Whatever your method, you’re going to need to narrow down what you’re playing. If you get stuck at the Prerelease, take a look at the insert provided inside the Prerelease box for some inspiration, or feel free to ask the players around you for help. (You are allowed to do this at a Prerelease—it’s about fun and learning, after all!)
One other tricky thing you can expect to find in the Oath of the Gatewatch set is colorless mana. This is something brand new to this set. It looks like this:
This new symbol represents colorless mana. Unlike generic mana costs, which can be paid with any type of mana (like the one in the above mana cost), colorless costs can only be paid with colorless mana. And that means it almost functions like another color, since you need specific mana to cast it.
Mark Rosewater explains the new colorless mana symbol in detail in “A Solemn Oath, Part 1.”
So, when deck building, you will want to make sure to support any colorless cards you play. Of course, you have a new basic land to help you out with this:
But, unlike normal basic lands, in Limited formats you can only play with the Wastes that enter your pool (meaning you draft them or open them in packs for Sealed Deck). So, you’re going to count on some other cards you get to help you cast these spells.
You’re probably going to want at least three to five colorless mana sources to help cast any cards in your deck that require colorless mana to cast (provided you’re only playing a few of them). So build wisely. I wouldn’t recommend just tossing colorless cards into any deck.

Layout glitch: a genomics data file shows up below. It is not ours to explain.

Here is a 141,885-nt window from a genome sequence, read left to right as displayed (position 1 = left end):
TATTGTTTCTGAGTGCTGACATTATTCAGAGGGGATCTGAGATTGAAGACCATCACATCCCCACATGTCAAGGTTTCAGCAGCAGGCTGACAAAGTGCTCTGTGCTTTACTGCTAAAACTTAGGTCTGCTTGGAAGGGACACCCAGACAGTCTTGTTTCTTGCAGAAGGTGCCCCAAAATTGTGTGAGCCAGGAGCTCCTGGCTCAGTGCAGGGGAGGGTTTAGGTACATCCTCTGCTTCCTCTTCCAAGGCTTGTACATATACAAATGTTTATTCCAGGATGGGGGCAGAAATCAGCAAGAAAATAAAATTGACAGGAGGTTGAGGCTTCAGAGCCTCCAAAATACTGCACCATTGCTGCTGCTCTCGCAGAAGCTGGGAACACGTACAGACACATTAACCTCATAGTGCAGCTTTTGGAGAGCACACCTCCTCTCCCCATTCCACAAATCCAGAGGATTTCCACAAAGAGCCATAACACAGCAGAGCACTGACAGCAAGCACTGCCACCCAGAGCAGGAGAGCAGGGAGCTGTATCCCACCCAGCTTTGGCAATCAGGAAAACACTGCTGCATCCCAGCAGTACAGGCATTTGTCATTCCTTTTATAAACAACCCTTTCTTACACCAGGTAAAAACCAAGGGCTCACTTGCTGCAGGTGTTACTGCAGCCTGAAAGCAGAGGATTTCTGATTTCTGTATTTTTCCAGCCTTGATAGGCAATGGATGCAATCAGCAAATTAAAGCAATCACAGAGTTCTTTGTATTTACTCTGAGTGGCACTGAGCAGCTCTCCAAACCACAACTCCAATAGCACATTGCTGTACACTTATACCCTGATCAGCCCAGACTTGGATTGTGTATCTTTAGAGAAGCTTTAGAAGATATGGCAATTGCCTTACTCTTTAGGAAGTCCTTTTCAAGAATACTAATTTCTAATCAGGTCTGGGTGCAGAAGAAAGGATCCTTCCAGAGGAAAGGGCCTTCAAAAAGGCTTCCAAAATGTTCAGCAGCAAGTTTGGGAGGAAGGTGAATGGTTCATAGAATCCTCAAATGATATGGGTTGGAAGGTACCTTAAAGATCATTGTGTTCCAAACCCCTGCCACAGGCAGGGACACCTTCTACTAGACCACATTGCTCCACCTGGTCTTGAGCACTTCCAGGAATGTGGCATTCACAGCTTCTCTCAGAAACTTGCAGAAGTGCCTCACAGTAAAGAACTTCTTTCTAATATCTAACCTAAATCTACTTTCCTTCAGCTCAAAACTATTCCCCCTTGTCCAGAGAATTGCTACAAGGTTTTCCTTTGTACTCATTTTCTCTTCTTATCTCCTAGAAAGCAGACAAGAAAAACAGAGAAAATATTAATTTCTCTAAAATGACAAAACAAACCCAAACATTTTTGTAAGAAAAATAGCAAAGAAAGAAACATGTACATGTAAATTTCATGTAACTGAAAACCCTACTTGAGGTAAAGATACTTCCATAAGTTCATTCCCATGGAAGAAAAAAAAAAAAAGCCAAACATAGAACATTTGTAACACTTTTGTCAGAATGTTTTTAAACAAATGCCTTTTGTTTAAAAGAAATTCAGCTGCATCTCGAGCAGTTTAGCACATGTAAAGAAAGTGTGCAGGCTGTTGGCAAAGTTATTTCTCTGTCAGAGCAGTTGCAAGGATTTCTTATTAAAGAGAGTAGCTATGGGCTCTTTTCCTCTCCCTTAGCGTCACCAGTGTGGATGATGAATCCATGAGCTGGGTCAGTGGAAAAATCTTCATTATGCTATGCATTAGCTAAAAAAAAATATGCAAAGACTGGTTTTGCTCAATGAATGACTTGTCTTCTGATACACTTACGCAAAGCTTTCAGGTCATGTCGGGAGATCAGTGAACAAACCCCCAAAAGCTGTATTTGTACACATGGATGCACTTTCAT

With that said, they are quite powerful, and you should play with them if you have the opportunity. Just know that with great power comes great responsibility.
Okay—so you have your colors down. From there, how do you take everything you have and figure out which 22–23 cards you’re going to want to put in your deck? This can look like the step of nightmares when you’re looking at a mass of awesome cards—but lose sleep no more: there’s a process to help out with this!
First, lay your creatures out in mana-cost order. This helps you see what creatures you’re going to potentially have to cast at each part of the game. (Don’t lay your noncreatures out at this point unless they’re cards you are planning to play as soon as you have that much mana—for example, you will generally cast a Despise on turn one, but Titan’s Presence isn’t usually a turn-three priority.)